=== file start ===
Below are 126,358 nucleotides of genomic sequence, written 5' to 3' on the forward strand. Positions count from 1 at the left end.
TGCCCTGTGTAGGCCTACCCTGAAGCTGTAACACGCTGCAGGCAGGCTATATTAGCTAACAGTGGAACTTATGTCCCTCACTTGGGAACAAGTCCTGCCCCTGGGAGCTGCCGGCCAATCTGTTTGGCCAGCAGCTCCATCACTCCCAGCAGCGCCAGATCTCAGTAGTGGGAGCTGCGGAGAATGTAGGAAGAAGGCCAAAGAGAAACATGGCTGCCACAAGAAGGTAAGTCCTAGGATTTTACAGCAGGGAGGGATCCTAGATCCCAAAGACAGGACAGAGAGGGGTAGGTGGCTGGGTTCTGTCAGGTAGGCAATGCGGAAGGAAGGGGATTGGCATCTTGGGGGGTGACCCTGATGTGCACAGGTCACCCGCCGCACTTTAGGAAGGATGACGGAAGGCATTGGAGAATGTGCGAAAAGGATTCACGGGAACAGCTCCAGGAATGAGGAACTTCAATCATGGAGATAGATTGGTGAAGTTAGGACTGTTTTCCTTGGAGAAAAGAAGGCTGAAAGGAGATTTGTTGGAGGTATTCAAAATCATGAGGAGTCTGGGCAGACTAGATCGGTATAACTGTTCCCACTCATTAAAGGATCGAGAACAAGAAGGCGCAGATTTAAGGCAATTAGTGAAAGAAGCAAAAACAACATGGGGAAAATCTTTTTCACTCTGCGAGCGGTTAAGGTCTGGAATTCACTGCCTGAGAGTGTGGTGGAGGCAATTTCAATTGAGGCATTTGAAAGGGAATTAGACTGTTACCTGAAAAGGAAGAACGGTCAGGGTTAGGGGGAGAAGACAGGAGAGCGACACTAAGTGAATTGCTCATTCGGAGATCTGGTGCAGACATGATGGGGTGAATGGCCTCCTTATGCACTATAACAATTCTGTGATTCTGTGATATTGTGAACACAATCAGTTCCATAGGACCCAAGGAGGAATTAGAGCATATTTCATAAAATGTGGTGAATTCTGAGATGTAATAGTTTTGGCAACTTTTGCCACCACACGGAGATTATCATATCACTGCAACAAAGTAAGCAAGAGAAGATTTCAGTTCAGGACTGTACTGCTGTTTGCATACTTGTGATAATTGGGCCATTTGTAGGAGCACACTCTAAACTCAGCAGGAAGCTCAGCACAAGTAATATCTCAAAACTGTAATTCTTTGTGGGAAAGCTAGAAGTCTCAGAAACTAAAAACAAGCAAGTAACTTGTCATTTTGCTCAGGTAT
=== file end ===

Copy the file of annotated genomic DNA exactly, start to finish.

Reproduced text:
Below are 126,358 nucleotides of genomic sequence, written 5' to 3' on the forward strand. Positions count from 1 at the left end.
TGCCCTGTGTAGGCCTACCCTGAAGCTGTAACACGCTGCAGGCAGGCTATATTAGCTAACAGTGGAACTTATGTCCCTCACTTGGGAACAAGTCCTGCCCCTGGGAGCTGCCGGCCAATCTGTTTGGCCAGCAGCTCCATCACTCCCAGCAGCGCCAGATCTCAGTAGTGGGAGCTGCGGAGAATGTAGGAAGAAGGCCAAAGAGAAACATGGCTGCCACAAGAAGGTAAGTCCTAGGATTTTACAGCAGGGAGGGATCCTAGATCCCAAAGACAGGACAGAGAGGGGTAGGTGGCTGGGTTCTGTCAGGTAGGCAATGCGGAAGGAAGGGGATTGGCATCTTGGGGGGTGACCCTGATGTGCACAGGTCACCCGCCGCACTTTAGGAAGGATGACGGAAGGCATTGGAGAATGTGCGAAAAGGATTCACGGGAACAGCTCCAGGAATGAGGAACTTCAATCATGGAGATAGATTGGTGAAGTTAGGACTGTTTTCCTTGGAGAAAAGAAGGCTGAAAGGAGATTTGTTGGAGGTATTCAAAATCATGAGGAGTCTGGGCAGACTAGATCGGTATAACTGTTCCCACTCATTAAAGGATCGAGAACAAGAAGGCGCAGATTTAAGGCAATTAGTGAAAGAAGCAAAAACAACATGGGGAAAATCTTTTTCACTCTGCGAGCGGTTAAGGTCTGGAATTCACTGCCTGAGAGTGTGGTGGAGGCAATTTCAATTGAGGCATTTGAAAGGGAATTAGACTGTTACCTGAAAAGGAAGAACGGTCAGGGTTAGGGGGAGAAGACAGGAGAGCGACACTAAGTGAATTGCTCATTCGGAGATCTGGTGCAGACATGATGGGGTGAATGGCCTCCTTATGCACTATAACAATTCTGTGATTCTGTGATATTGTGAACACAATCAGTTCCATAGGACCCAAGGAGGAATTAGAGCATATTTCATAAAATGTGGTGAATTCTGAGATGTAATAGTTTTGGCAACTTTTGCCACCACACGGAGATTATCATATCACTGCAACAAAGTAAGCAAGAGAAGATTTCAGTTCAGGACTGTACTGCTGTTTGCATACTTGTGATAATTGGGCCATTTGTAGGAGCACACTCTAAACTCAGCAGGAAGCTCAGCACAAGTAATATCTCAAAACTGTAATTCTTTGTGGGAAAGCTAGAAGTCTCAGAAACTAAAAACAAGCAAGTAACTTGTCATTTTGCTCAGGTAT